Busting Four Myths About Shoplifting in Georgia
Shoplifting continues to be a problem for U.S. retailers, one that has become more acute during the recession and unemployment caused by the COVID-19 pandemic. Approximately 550,000 shoplifting incidents occur every day in the U.S., costing merchants an estimated $45 million daily. And in a recent Business.org survey of small-business owners, 40 percent said shoplifting has increased since the pandemic began. In this environment, it’s critical to keep in mind that Georgia prosecutes shoplifting vigorously and that a conviction can have dire consequences.
Every year, our criminal defense team represents clients accused of shoplifting throughout the Atlanta area, many of whom are confused about the nature and gravity of the charges. Here are some commonly held myths that should be dispelled:
- Myth #1: Shoplifting simply is never a serious crime — While it is true that other crimes carry heavier penalties, shoplifting can be charged as a felony in Georgia, and a conviction can have a major impact on your life. You can face felony shoplifting charges if the items you take have a combined value of more than $500 or if you have a history of prior shoplifting offenses.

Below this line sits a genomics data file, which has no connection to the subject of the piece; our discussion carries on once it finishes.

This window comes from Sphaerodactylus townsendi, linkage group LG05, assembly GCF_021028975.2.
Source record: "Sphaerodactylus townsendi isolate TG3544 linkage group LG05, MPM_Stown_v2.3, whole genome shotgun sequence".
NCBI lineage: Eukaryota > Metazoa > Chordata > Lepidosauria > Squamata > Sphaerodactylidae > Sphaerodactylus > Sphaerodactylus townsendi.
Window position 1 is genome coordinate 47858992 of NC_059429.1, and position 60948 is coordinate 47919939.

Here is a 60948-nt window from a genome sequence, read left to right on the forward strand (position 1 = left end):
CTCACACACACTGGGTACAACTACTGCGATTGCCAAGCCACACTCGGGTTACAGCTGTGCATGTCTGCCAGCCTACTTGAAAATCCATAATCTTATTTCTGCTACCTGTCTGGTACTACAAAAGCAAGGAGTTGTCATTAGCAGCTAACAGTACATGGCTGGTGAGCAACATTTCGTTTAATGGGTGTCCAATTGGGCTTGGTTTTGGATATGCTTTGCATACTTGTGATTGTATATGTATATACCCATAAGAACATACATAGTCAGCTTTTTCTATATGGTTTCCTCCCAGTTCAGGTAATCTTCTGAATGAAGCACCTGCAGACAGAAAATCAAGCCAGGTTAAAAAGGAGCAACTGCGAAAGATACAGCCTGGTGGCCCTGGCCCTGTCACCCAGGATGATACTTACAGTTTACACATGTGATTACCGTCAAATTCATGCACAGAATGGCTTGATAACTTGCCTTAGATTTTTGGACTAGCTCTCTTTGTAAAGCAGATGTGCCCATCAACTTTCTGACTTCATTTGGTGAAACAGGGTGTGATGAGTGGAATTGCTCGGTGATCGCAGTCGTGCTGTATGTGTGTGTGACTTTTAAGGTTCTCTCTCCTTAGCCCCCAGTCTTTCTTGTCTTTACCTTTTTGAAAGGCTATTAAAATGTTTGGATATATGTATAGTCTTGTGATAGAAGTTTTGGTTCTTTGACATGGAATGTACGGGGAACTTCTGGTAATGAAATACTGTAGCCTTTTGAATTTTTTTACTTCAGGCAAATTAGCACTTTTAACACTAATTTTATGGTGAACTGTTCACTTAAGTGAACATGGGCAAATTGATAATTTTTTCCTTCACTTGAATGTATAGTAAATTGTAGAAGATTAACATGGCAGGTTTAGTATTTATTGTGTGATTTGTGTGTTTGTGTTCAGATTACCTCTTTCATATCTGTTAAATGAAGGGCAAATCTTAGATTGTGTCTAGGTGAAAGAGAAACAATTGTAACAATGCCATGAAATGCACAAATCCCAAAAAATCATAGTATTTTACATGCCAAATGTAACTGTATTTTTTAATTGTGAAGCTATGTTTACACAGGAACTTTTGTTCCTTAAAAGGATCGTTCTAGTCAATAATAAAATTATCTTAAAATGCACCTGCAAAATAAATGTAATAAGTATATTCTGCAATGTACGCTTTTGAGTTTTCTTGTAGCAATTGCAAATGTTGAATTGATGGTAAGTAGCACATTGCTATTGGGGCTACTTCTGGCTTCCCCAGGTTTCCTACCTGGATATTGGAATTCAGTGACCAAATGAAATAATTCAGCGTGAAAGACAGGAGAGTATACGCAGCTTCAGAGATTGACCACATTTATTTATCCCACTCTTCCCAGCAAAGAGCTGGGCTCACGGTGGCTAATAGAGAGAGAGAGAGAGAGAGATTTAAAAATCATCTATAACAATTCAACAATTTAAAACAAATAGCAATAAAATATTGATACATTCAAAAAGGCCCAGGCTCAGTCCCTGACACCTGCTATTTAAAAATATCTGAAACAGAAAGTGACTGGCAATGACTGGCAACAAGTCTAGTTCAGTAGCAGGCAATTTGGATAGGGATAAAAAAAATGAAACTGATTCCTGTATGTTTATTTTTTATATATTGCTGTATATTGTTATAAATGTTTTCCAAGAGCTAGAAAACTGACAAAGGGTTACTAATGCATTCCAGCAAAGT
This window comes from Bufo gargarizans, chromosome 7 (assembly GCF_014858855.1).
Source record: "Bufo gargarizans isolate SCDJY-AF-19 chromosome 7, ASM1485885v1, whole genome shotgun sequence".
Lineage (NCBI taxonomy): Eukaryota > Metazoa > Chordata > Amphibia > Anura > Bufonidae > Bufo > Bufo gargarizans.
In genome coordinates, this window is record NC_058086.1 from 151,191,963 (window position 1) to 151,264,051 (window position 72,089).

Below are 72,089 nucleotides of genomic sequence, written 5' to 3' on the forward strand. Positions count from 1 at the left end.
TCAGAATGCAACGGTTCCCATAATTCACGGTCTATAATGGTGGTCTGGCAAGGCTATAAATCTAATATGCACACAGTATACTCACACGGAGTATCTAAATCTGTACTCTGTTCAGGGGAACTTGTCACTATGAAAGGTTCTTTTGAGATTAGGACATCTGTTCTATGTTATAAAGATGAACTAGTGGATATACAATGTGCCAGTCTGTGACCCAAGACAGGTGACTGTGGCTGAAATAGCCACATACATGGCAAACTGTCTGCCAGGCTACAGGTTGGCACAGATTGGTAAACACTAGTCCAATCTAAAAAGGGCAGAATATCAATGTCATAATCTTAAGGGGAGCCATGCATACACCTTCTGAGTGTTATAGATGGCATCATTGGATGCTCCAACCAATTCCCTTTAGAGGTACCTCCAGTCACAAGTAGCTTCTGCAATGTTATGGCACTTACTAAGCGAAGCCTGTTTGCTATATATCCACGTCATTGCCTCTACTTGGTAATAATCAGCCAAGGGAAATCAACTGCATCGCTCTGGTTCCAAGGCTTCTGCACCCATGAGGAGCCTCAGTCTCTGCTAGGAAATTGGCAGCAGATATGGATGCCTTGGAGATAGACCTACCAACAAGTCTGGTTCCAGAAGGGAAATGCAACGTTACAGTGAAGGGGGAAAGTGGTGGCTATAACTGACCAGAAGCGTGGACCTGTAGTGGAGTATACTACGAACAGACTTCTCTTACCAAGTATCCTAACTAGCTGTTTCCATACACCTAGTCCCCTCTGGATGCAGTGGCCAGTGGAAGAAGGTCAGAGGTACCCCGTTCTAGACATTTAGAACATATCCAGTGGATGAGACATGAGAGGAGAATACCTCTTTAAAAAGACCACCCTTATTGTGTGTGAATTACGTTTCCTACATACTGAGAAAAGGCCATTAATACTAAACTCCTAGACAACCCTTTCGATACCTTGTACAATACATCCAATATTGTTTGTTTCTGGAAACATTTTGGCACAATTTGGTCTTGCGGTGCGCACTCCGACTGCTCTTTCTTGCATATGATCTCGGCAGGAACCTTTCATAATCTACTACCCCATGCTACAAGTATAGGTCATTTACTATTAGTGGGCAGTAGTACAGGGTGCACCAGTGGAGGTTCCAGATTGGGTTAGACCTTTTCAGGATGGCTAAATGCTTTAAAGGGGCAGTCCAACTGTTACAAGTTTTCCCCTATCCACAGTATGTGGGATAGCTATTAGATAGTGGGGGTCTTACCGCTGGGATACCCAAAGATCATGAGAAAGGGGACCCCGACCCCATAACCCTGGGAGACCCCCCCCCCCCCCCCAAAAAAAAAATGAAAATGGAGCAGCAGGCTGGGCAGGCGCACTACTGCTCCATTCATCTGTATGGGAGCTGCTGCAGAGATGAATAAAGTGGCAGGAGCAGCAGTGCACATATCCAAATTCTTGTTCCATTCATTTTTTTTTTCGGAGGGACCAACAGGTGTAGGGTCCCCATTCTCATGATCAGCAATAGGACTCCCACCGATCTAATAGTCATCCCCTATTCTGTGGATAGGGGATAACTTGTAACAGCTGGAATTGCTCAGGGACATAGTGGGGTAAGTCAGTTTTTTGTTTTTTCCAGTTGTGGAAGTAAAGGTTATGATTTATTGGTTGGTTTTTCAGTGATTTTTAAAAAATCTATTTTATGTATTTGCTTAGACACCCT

- Myth #2: You must leave the store with merchandise in order to be charged with shoplifting — In fact, Georgia law allows you to be charged with shoplifting even if you never make it out of the store. The shoplifting law is carefully worded so that it prohibits altering price tags, changing packaging and concealing goods or merchandise. If such actions are observed by the store’s security guard or another employee, you can be charged even if you never took any items outside the store.
- Myth #3: If you get caught shoplifting you will only be fined— The truth is, a shoplifting conviction can include jail time. This is the case even if you are charged with a misdemeanor. Your first misdemeanor shoplifting conviction could include up to a year in jail and a first felony could mean up to a decade behind bars. If you have prior convictions, the penalties only increase.
- Myth #4: People who shoplift are prone to committing other crimes — For the most part, people who shoplift tend to be otherwise law-abiding. Chronic shoplifters are often motivated by depression or other psychological problems. Amid the pandemic, otherwise honest people may resort to shoplifting to make ends meet. Prosecutors may try to portray the accused as someone who acts nefariously and could be a danger to the community. A defense lawyer can amass evidence of your good character and lack of prior criminal activity to counter such arguments and seek the most lenient treatment.
Based in Decatur, James D. Michael, P.C., is a criminal defense lawyer with more than 25 years of experience defending clients accused of shoplifting and other theft crimes. Serving clients throughout the Atlanta metro area, we’re ready to protect your rights. Get a free initial consultation by calling 404-857-4059 or contact us online anytime.